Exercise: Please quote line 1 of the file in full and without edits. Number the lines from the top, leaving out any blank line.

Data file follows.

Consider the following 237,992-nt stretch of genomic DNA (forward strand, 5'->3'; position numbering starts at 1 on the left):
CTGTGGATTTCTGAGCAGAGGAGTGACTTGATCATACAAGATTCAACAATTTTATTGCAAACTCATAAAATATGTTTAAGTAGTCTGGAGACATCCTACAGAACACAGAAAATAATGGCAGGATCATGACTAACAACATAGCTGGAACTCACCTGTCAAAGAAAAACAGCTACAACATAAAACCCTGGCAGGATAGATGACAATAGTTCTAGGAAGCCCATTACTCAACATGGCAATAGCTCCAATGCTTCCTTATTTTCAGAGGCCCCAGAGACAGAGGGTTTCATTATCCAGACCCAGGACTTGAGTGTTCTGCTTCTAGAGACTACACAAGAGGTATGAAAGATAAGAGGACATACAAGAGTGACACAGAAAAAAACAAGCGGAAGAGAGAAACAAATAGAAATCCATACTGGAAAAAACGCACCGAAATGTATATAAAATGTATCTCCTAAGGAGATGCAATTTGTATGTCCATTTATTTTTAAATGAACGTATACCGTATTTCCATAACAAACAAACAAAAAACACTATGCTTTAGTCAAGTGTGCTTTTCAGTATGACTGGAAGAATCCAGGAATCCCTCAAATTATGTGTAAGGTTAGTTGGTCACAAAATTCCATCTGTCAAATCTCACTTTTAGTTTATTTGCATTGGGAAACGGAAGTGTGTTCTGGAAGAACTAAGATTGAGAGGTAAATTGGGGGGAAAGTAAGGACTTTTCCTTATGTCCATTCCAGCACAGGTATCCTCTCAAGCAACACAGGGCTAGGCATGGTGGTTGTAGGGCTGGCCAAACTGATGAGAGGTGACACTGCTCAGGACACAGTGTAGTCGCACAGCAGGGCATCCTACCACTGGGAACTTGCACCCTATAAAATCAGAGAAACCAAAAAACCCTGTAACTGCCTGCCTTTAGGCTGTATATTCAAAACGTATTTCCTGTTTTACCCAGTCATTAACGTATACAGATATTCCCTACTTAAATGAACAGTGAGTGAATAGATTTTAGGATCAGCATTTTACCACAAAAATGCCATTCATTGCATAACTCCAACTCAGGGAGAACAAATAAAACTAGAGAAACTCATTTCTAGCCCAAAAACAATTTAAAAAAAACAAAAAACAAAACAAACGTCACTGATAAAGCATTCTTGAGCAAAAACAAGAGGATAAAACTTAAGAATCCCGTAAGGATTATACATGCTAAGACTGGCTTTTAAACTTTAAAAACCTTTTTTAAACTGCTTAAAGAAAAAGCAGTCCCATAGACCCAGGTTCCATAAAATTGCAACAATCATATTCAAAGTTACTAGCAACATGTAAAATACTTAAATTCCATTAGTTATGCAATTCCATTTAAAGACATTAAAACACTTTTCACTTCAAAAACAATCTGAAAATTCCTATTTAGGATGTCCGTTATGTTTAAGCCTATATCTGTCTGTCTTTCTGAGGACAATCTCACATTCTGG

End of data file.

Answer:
Consider the following 237,992-nt stretch of genomic DNA (forward strand, 5'->3'; position numbering starts at 1 on the left):